Ecophysiology of indigenous trees in agroforestry systems in the semi-arid tropics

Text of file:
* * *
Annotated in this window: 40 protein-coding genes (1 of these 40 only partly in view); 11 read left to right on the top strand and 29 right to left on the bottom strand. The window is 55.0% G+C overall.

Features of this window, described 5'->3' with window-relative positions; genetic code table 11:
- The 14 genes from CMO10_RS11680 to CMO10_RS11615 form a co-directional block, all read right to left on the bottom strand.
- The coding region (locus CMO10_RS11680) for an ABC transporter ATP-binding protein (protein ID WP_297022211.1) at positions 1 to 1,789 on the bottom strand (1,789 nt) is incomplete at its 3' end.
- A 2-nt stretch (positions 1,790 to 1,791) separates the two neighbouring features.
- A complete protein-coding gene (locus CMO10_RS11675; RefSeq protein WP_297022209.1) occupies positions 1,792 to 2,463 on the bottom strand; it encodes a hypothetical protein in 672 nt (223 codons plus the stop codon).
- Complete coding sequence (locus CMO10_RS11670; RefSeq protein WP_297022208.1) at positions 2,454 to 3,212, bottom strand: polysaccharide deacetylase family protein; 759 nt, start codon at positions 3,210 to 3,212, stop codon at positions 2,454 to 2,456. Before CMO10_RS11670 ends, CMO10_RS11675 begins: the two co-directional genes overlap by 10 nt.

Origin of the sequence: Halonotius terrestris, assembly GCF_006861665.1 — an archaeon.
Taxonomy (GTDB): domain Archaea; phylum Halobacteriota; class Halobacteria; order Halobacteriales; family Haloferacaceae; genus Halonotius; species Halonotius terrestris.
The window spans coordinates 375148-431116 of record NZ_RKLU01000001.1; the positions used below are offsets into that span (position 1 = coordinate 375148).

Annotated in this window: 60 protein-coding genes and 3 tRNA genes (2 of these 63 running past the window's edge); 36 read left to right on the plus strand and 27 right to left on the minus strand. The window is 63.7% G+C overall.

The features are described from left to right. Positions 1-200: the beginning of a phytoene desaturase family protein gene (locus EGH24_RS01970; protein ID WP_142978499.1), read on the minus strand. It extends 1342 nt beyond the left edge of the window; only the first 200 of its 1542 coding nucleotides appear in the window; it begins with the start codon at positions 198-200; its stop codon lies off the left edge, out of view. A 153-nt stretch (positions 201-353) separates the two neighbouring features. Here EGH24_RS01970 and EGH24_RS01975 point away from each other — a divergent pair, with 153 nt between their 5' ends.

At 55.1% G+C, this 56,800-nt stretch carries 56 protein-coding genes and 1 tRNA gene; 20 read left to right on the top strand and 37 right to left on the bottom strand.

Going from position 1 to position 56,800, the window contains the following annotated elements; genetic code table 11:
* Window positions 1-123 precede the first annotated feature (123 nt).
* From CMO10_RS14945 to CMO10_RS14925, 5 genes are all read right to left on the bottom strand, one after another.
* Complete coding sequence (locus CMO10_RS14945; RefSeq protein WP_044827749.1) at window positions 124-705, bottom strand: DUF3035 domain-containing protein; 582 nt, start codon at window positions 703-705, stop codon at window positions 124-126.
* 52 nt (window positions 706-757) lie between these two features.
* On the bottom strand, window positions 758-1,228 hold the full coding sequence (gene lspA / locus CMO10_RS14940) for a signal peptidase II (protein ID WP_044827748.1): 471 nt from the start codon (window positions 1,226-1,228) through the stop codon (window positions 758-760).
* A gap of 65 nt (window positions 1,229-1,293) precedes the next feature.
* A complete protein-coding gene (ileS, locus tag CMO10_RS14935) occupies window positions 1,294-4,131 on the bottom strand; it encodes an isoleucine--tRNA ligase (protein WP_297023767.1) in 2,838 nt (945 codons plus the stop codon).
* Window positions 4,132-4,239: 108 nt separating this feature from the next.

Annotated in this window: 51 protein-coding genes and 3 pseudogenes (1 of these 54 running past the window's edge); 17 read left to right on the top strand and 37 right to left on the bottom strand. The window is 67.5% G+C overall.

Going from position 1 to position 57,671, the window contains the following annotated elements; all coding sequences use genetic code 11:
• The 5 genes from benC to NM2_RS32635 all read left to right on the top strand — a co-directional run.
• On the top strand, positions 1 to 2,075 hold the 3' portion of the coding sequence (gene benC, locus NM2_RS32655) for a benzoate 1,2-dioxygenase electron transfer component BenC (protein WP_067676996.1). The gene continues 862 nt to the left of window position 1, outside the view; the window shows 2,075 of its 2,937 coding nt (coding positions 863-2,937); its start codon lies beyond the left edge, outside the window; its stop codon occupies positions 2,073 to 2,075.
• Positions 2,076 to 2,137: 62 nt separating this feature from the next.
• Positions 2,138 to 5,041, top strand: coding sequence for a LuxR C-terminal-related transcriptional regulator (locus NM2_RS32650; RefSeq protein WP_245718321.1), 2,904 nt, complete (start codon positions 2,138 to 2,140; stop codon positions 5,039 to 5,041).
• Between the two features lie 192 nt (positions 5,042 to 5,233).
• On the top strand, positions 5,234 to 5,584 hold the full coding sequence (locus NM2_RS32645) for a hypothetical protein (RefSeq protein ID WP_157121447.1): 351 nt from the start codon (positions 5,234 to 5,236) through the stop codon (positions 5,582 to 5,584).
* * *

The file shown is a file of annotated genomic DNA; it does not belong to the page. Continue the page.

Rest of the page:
Increasing demand for timber, fuelwood and other forest products has outstripped production in many areas of the semi-arid tropics, leading to deforestation and land degradation resulting from erosion and nutrient depletion. Agroforestry offers the potential to provide forest products, improve productivity and reduce soil erosion and environmental degradation. However, as previous reports have shown that competition between trees and crops for water in semi-arid areas adversely affects crop yields, attention has turned towards studies of the existing practice of boundary planting, where low tree planting densities and the associated benefits of land demarcation and soil stabilisation increase the viability of incorporating trees into crop land. The aim is to select and manage tree species in ways that limit their negative effect on crop yields and improve the overall value of the system. The present study was carried out at Machakos (1° 33' S, 37° 14' E, altitude 1660 m) in the Kenyan highlands, where the bi-modal annual rainfall of c. 740 mm is divided approximately equally between two rainy seasons (short rains, October-February, long rains, March July). The experiment was set up in April 1993 to examine the influence of tree/crop interactions on system productivity. Each 18 x 18 m plot, except for the sole crop plots, contained a central row of trees planted at 1 m spacing. Four overstorey agroforestry treatments were examined between March 1996 and March 1998; these included two indigenous species, Croton megalocarpus and Melia volkensii, and two exotic species from Central America, Senna spectabilis and Gliricidia sepium. Beans (Phaseolusulgaris) and maize (Zea mays) were grown during the short and long rains respectively. M. volkensii and S. Spectabilis exhibited similar leafing phenology patterns, losing almost all leaf cover during the long dry season (July-October) and flushing before the ensuing rains. During the short dry season, S. spectabilis lost few leaves, whilst M. volkensii lost some leaves before flushing prior to the onset of the long rains. M. volkensii lost a large proportion of its leaf cover during the 1997/98 short rains due to the unusually high soil moisture content. C. megalocarpus although predominantly evergreen, lost a large proportion of its leaves during dry periods, whereas leaf area increased rapidly under wetter conditions. G. sepium had one annual period of low leaf cover during the long dry season and did not regain full leaf cover until mid-way through the short rains. The three-dimensional model of canopy photosynthesis and transpiration, MAESTRA, was parameterised for C. megalocarpus and M. volkensii using existing models to describe the response of photosynthesis to light and temperature and stomatal responses to light and vapour pressure deficit. The photosynthesis model fitted the experimental data well, but stomatal conductance in C. megalocarpus, although showing responses to light and vapour pressure deficit, was not closely correlated with ambient environmental conditions. M. volkensii had higher leaf area than C. megalocarpus for most of the 18 month simulation period, comprising three rainy and three dry seasons; modelled assimilation for this period was 49 % greater in M. volkensii, while canopy water use efficiency and transpiration were respectively 35 and 11 % higher. These differences accounted for the more rapid growth rate and greater competition with adjacent crops associated with M. w1kenrii relative to C. megalocarpus. Above-ground woody biomass production was greatest in M. volkensii, followed by S. spectabilis, C. megalocarpus and G. sepium; production during the fourth and fifth years after planting ranged between 2.8 and 4.9 t ha-¹ yr¹. Crop production in the agroforestry treatments was always lower than in sole crops due to below-ground competition for water and, in seasons with higher water availability, shading by the trees. Of the agroforestry systems examined, seed production for beans was highest under M. volkensii and G. sepium, followed by C. megalocarpus and S. spectabilis. Grain production in maize was greatest under C. megalocarpus, followed by G. sepium, S. spectabils and M. volkensii. Mean annual aboveground biomass production including maize grain and stover, bean seed, woody biomass and tree leaves in the M. volkensii treatment exceeded that for the sole crop plots, even though rainfall during 1996 and 1997 was only 61 and 95 % of the long term average. Although the biomass production of leaves was not estimated for S. spectabilis and G. sepium, the results obtained suggested that biomass production was greater than that obtained under sole crop cropping. The inverse correlation between tree and crop yield suggests that the value of the tree products must exceed the associated crop losses if benefits are to be obtained from agroforestry. M. volkensii is valued in areas of Kenya where markets for its products exist and therefore shows great promise for extension in semi-arid areas; where necessary, pruning may be used to reduce competition with crops and increase the length of clear bole. C. megalocarpus is widely used as a shade tree in East Africa and seems well suited for this purpose as its impact on adjacent crops was least of all the tree species examined. S. spectabilis, although having straight unbranched stems, exhibited a level of competition with adjacent crops that would necessitate a high value for its timber products to warrant its adoption. The least suitable tree species of those examined was G. sepium, whose poor form and susceptibility to attack by fungal pathogens and insects severely undermined its potential value for use in agroforestry systems.